A bottle of bubbly is a universal symbol of celebration. Like its still counterpart, sparkling wine encompasses a wide range of styles, regions, production methods, and grape varieties. It also spans a staggering array of price points—you may not find vintage Champagne on a beer budget, but there are endless high-quality options to be found in French crémant, Italian metodo classicos, or a Spanish cava.
If you’re ready to expand beyond your go-to bottle of prosecco, or just want to learn more about the expansive world of sparkling wine, let this guide act as a roadmap to your next favorite pour.
What Is Sparkling Wine?
Sparkling wine is simply wine that has absorbed significant levels of carbon dioxide. However, the means by which this carbonation occurs can range in complexity.
Most sparkling wine begins with a base of still wine. During the fermentation process, yeast converts the natural sugars of the pressed grapes and its juice into ethanol and carbon dioxide. The carbon dioxide typically escapes into the atmosphere, though in the case of ancestral method sparkling wine (usually referred to as pétillant-naturel), the wine is bottled before primary fermentation has completed, trapping the carbon dioxide and producing a lightly carbonated wine.
Other sparkling wines, like Champagne and cava, undergo a second fermentation, in which sugar and yeast are added to the base wine either in the bottle (for the traditional method) or in pressurized stainless steel tanks (for the tank, or charmat, method).
Methods of Making Sparkling Wine
For pétillant-naturel wines (also called pét-nat, a catch-all term for wine made using the ancestral method), still wines are bottled before fermentation is over, trapping carbon dioxide and producing a lightly carbonated wine. This is the simplest and oldest way of creating sparkling wine, which has led to the technique being described as the ancestral method.
Pét-nats have risen in popularity over the past decade and are produced across the globe, though certain regions of France have become particularly associated with the style’s resurgence. Loire Valley winemakers began to experiment with the ancestral technique again in the 1990s, and Montlouis-sur-Loire Appellation d’Origine Contrôlée (AOC) granted legal status to its Pétillant Originel bottlings in 2007 to help differentiate them from the region’s traditional-method sparklers. Gaillac AOC and Limoux Méthode Ancestrale AOC both produce pét-nats from the mauzac grape, and the latter is created within the larger Languedoc region specifically for ancestral method sparkling wine production.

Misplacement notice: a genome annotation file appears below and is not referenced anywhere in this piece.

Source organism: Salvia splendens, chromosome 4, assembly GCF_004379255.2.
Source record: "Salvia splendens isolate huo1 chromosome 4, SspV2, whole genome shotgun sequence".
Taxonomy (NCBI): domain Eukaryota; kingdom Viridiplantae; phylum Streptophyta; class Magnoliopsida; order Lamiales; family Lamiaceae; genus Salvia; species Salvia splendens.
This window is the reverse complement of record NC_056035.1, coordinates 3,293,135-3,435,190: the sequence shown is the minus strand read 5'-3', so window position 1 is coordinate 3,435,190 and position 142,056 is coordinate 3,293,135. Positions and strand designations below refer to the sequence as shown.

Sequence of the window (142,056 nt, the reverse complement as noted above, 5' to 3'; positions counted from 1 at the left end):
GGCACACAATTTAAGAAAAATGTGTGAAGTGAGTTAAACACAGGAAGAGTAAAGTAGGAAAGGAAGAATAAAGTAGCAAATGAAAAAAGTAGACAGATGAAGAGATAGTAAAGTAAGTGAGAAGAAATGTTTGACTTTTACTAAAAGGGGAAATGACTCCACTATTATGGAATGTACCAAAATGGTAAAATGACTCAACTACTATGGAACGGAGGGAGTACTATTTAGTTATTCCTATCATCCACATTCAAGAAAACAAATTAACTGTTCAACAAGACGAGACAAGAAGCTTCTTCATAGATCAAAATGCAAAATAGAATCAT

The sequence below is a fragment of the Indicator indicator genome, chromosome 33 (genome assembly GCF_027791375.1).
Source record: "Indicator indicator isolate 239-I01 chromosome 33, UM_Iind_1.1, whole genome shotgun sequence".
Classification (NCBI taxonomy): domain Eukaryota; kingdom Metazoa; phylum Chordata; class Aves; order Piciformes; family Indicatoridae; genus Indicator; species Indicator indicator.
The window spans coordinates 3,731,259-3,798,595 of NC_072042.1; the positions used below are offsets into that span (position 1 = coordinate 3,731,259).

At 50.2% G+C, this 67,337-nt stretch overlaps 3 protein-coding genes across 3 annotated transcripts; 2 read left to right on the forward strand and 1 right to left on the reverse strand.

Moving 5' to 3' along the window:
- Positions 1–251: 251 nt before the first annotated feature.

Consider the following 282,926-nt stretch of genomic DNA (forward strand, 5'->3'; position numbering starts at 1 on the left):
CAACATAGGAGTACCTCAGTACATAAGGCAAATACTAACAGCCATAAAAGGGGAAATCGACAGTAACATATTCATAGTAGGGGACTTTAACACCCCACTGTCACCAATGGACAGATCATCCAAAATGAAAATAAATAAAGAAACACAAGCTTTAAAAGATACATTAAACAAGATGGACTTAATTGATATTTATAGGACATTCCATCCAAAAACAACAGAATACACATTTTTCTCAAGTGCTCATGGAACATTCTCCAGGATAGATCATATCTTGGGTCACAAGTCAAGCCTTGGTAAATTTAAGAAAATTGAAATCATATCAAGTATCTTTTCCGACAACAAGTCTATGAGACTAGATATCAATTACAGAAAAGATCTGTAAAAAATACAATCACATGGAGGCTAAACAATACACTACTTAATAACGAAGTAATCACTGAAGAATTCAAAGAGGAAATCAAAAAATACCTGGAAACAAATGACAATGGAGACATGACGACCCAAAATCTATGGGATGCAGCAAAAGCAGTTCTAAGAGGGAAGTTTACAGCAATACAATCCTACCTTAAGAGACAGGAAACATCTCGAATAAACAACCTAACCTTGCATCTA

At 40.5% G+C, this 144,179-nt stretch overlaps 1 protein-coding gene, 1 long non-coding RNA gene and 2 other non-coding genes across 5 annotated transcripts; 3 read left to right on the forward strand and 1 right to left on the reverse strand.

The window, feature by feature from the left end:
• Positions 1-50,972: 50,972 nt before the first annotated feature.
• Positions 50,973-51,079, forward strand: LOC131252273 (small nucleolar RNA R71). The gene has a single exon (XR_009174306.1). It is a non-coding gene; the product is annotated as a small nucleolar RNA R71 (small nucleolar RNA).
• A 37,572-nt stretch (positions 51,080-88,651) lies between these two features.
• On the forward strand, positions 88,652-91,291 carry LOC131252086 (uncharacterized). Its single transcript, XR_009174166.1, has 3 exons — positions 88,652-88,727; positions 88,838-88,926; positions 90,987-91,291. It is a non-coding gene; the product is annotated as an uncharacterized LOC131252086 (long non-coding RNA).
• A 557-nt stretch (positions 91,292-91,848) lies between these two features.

Representatives from the Syndicat des Vins AOC de Limoux also claim the region is where sparkling wine was first accidentally created in the 1500s (via the ancestral method). They say a Benedictine monk noticed bubbles had formed inside of a bottle of still wine, after fermentation had inadvertently restarted due to warm weather.
Also known as méthode champenoise in France and the metodo classico in Italy, the traditional method is most popularly associated with wines produced in the Champagne region of France. However, the technique has gone global and is used in the production of wines that include Spanish cava, those of Italy’s Franciacorta and Trentodoc denominations, and South Africa’s méthode cap classique, to name a few.
In the traditional method, still wine undergoes a secondary fermentation in the bottle, remaining in contact with lees (deposits of dead yeast cells and other particles) to produce creamy, rounded flavors that may present as toasted or nutty. Bottles made using the traditional method will often have finer, more persistent bubbles than wines made using the tank method, and they tend to be more expensive due to the hands-on and time-consuming nature of production.
To create this secondary fermentation, the still wine is bottled with a small liquid solution of additional wine, yeast, and sugar, called the liqueur de tirage. The sealed bottle is placed on its side to age, where the liqueur de tirage induces a second fermentation, creating additional alcohol (around 1–2% of the final ABV) and carbon dioxide that becomes trapped in the wine. The bottle is gradually tipped and spun so the lees collect in the neck, then are removed in a process called disgorgement. The resulting liquid is dosed with an additional mixture of wine and sugar (the amount of sugar will depend on the sweetness of the intended expression). After it’s corked, the sparkling wine may be aged longer.